Anne from USA writes “Hi Steve.  I have rather a bizzarre problem, that happens when I try to play Canasta (and other games), in I have recently reinstalled Windows XP, so my Java is up to date.  I’m using Virgin Media Security, no bugs etc reported.  This is the only problem I’m experiencing – so far!  Any ideas what I can do to resolve this?  I know it’s a long shot, but I live in hope. ;o)  Thanks.  Anne

Hi, Anne.  Thanks for the great question.

I apologize that we didn’t get to your question in time to help, but, as I’m sure that you’ve figured out, this problem has been resolved.  But I am going to go ahead and address it anyway so that people who don’t know what was going on will and you’ll be armed in case it ever happens again.

First of all, what is Java?  And yes, it is the cup of coffee sitting to the right of your mousepad, but it’s also the number one programming language in the world right now.  In addition to powering Pogo games, Java (or Javascript as it’s also known) runs many of the applets that bring life to the websites that you look at.  According to the Java website, there are over nine million developers working with Java.  But it’s not just computers… Java runs on tablets, mobile phones, Blu-Ray players, gaming consoles and smart TV’s. 

And therein, really, lies the problem.  Java is so ubiquitous that bad guys know that if they can find some way to exploit a weakness inside Java that they can potentially reach a LOT of devices.  This is what happened with Pogo.  When Java version 7 was released in late 2012/early 2013, some bad guys found a large, exploitable hole in the program and immediately started to try to use it to steal people’s personal information.  This was a bigger problem because so many bank and credit card websites use Java to power their information storage pages.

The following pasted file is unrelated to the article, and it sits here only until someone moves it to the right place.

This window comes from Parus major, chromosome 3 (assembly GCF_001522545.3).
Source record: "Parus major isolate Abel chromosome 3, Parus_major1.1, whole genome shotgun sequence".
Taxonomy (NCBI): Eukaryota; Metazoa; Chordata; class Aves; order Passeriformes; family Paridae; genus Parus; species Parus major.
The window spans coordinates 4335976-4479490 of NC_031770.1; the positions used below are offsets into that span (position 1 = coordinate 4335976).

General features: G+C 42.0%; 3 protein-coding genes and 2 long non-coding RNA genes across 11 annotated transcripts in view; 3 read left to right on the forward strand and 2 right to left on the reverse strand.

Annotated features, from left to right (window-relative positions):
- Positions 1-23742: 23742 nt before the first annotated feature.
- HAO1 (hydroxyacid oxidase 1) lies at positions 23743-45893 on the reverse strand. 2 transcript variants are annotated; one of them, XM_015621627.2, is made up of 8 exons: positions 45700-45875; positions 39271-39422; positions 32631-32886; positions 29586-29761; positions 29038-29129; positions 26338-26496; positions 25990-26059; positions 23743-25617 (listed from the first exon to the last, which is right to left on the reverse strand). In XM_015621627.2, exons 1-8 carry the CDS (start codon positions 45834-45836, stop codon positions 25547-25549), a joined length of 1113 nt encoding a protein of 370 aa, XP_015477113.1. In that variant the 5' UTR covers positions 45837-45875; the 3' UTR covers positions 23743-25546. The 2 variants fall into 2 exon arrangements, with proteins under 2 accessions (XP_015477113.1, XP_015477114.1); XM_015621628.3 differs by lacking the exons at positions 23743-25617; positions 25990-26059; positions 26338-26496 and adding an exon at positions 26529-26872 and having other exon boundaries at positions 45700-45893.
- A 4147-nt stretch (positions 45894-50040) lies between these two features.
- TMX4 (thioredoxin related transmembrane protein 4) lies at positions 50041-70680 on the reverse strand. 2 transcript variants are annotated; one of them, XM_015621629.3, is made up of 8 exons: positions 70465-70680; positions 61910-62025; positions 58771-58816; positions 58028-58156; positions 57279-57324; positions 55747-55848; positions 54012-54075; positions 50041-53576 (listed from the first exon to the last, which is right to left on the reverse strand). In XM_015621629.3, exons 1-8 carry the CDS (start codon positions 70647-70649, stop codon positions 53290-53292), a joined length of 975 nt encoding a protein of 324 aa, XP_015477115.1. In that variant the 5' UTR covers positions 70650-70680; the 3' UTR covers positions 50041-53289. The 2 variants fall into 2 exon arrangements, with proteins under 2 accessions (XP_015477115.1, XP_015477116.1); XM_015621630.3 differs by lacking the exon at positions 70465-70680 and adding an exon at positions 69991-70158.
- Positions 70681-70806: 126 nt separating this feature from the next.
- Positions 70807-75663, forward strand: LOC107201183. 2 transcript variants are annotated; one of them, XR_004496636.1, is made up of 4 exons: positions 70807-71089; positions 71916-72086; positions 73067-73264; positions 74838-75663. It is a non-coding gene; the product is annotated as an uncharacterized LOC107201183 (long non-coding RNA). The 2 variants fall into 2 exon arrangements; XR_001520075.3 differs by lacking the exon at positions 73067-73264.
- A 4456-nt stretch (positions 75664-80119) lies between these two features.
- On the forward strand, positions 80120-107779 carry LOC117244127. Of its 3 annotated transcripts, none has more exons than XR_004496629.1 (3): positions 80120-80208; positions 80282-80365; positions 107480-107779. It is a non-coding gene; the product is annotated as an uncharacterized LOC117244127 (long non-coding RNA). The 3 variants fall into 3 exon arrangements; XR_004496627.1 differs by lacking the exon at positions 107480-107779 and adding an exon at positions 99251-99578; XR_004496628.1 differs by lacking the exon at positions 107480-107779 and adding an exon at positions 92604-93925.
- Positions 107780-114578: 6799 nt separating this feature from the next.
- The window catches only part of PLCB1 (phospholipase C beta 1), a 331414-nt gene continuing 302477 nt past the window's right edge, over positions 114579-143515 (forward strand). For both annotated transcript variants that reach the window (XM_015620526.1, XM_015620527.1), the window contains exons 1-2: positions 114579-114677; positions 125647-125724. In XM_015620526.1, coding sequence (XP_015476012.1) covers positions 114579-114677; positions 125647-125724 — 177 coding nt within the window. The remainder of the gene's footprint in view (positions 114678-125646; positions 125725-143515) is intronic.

This exploit was so bad that it made national news, whereas most, smaller exploits don’t.  It was advised that you disable Java on your machine until the problem was resolved.  Pogo initially simply disabled it’s games, but then, when a resolution to the problem was found but the Java update had not made it to all computers, Java started to flash the following message to gamers to give them a choice of whether or not to run the Java application:

This was definitely a frustrating time for those of us who play games on Pogo.  I met one of my best friends over the game Shuffle Bump about five years ago, and one of our greatest pleasures (she lives too far away for frequent visits) is to play Pogo games together.  Thankfully, the next two Java updates completely eradicated that vulnerability, but you can bet your cart and horse that as long as there are Java vulnerabilities, there will be bad guys ready to exploit them.

I hope that this helps!

~ Randal Schaffer